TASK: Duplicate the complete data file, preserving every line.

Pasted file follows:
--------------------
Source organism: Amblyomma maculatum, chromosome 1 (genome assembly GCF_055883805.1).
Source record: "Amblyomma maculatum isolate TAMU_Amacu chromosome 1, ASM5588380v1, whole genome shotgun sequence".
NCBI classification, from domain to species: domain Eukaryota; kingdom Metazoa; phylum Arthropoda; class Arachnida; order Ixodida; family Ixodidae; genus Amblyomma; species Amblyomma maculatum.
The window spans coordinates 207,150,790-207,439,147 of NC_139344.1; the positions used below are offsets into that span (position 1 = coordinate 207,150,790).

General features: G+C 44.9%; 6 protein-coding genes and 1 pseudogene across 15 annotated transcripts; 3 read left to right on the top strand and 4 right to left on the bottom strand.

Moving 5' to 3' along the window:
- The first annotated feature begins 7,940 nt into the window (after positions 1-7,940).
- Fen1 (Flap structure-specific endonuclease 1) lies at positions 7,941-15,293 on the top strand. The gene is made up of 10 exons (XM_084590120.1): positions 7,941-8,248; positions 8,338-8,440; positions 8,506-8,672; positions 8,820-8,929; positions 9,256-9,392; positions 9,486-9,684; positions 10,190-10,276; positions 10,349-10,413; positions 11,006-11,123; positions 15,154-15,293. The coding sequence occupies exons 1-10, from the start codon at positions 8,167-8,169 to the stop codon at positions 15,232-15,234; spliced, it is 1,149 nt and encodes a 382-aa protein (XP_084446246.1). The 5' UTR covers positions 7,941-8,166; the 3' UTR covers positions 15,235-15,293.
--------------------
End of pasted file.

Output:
Source organism: Amblyomma maculatum, chromosome 1 (genome assembly GCF_055883805.1).
Source record: "Amblyomma maculatum isolate TAMU_Amacu chromosome 1, ASM5588380v1, whole genome shotgun sequence".
NCBI classification, from domain to species: domain Eukaryota; kingdom Metazoa; phylum Arthropoda; class Arachnida; order Ixodida; family Ixodidae; genus Amblyomma; species Amblyomma maculatum.
The window spans coordinates 207,150,790-207,439,147 of NC_139344.1; the positions used below are offsets into that span (position 1 = coordinate 207,150,790).

General features: G+C 44.9%; 6 protein-coding genes and 1 pseudogene across 15 annotated transcripts; 3 read left to right on the top strand and 4 right to left on the bottom strand.

Moving 5' to 3' along the window:
- The first annotated feature begins 7,940 nt into the window (after positions 1-7,940).
- Fen1 (Flap structure-specific endonuclease 1) lies at positions 7,941-15,293 on the top strand. The gene is made up of 10 exons (XM_084590120.1): positions 7,941-8,248; positions 8,338-8,440; positions 8,506-8,672; positions 8,820-8,929; positions 9,256-9,392; positions 9,486-9,684; positions 10,190-10,276; positions 10,349-10,413; positions 11,006-11,123; positions 15,154-15,293. The coding sequence occupies exons 1-10, from the start codon at positions 8,167-8,169 to the stop codon at positions 15,232-15,234; spliced, it is 1,149 nt and encodes a 382-aa protein (XP_084446246.1). The 5' UTR covers positions 7,941-8,166; the 3' UTR covers positions 15,235-15,293.